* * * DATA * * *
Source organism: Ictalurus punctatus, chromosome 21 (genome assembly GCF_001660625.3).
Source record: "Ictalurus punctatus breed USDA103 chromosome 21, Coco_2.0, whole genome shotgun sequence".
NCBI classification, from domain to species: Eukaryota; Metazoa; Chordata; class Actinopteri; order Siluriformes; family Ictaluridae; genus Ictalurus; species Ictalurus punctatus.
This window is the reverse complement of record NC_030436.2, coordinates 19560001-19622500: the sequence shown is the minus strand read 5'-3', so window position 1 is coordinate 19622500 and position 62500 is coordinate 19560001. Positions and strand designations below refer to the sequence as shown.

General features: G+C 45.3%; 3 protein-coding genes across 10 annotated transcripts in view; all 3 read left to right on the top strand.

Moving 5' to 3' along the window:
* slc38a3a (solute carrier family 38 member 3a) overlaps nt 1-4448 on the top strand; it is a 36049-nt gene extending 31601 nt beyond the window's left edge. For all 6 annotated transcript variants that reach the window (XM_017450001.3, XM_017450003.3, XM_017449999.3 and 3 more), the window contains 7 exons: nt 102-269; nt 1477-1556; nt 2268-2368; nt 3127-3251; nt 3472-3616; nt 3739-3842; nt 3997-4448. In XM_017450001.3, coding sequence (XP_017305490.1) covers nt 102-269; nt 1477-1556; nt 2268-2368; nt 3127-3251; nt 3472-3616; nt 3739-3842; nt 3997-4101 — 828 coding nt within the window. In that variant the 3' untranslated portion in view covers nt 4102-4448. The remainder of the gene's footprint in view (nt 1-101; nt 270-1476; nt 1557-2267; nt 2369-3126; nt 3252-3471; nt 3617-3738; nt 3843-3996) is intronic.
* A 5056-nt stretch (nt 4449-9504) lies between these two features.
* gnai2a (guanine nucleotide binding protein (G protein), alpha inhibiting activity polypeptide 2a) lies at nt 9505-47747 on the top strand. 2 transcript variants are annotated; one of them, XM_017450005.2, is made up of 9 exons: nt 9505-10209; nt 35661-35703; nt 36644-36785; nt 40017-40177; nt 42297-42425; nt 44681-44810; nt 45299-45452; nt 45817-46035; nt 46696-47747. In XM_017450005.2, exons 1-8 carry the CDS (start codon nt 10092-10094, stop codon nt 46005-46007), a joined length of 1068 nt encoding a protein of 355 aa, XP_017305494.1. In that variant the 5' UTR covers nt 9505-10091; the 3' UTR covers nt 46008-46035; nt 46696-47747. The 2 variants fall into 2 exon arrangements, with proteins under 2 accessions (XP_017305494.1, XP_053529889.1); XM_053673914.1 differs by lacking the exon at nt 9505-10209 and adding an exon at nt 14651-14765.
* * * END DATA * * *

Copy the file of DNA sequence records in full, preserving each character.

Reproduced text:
Source organism: Ictalurus punctatus, chromosome 21 (genome assembly GCF_001660625.3).
Source record: "Ictalurus punctatus breed USDA103 chromosome 21, Coco_2.0, whole genome shotgun sequence".
NCBI classification, from domain to species: Eukaryota; Metazoa; Chordata; class Actinopteri; order Siluriformes; family Ictaluridae; genus Ictalurus; species Ictalurus punctatus.
This window is the reverse complement of record NC_030436.2, coordinates 19560001-19622500: the sequence shown is the minus strand read 5'-3', so window position 1 is coordinate 19622500 and position 62500 is coordinate 19560001. Positions and strand designations below refer to the sequence as shown.

General features: G+C 45.3%; 3 protein-coding genes across 10 annotated transcripts in view; all 3 read left to right on the top strand.

Moving 5' to 3' along the window:
* slc38a3a (solute carrier family 38 member 3a) overlaps nt 1-4448 on the top strand; it is a 36049-nt gene extending 31601 nt beyond the window's left edge. For all 6 annotated transcript variants that reach the window (XM_017450001.3, XM_017450003.3, XM_017449999.3 and 3 more), the window contains 7 exons: nt 102-269; nt 1477-1556; nt 2268-2368; nt 3127-3251; nt 3472-3616; nt 3739-3842; nt 3997-4448. In XM_017450001.3, coding sequence (XP_017305490.1) covers nt 102-269; nt 1477-1556; nt 2268-2368; nt 3127-3251; nt 3472-3616; nt 3739-3842; nt 3997-4101 — 828 coding nt within the window. In that variant the 3' untranslated portion in view covers nt 4102-4448. The remainder of the gene's footprint in view (nt 1-101; nt 270-1476; nt 1557-2267; nt 2369-3126; nt 3252-3471; nt 3617-3738; nt 3843-3996) is intronic.
* A 5056-nt stretch (nt 4449-9504) lies between these two features.
* gnai2a (guanine nucleotide binding protein (G protein), alpha inhibiting activity polypeptide 2a) lies at nt 9505-47747 on the top strand. 2 transcript variants are annotated; one of them, XM_017450005.2, is made up of 9 exons: nt 9505-10209; nt 35661-35703; nt 36644-36785; nt 40017-40177; nt 42297-42425; nt 44681-44810; nt 45299-45452; nt 45817-46035; nt 46696-47747. In XM_017450005.2, exons 1-8 carry the CDS (start codon nt 10092-10094, stop codon nt 46005-46007), a joined length of 1068 nt encoding a protein of 355 aa, XP_017305494.1. In that variant the 5' UTR covers nt 9505-10091; the 3' UTR covers nt 46008-46035; nt 46696-47747. The 2 variants fall into 2 exon arrangements, with proteins under 2 accessions (XP_017305494.1, XP_053529889.1); XM_053673914.1 differs by lacking the exon at nt 9505-10209 and adding an exon at nt 14651-14765.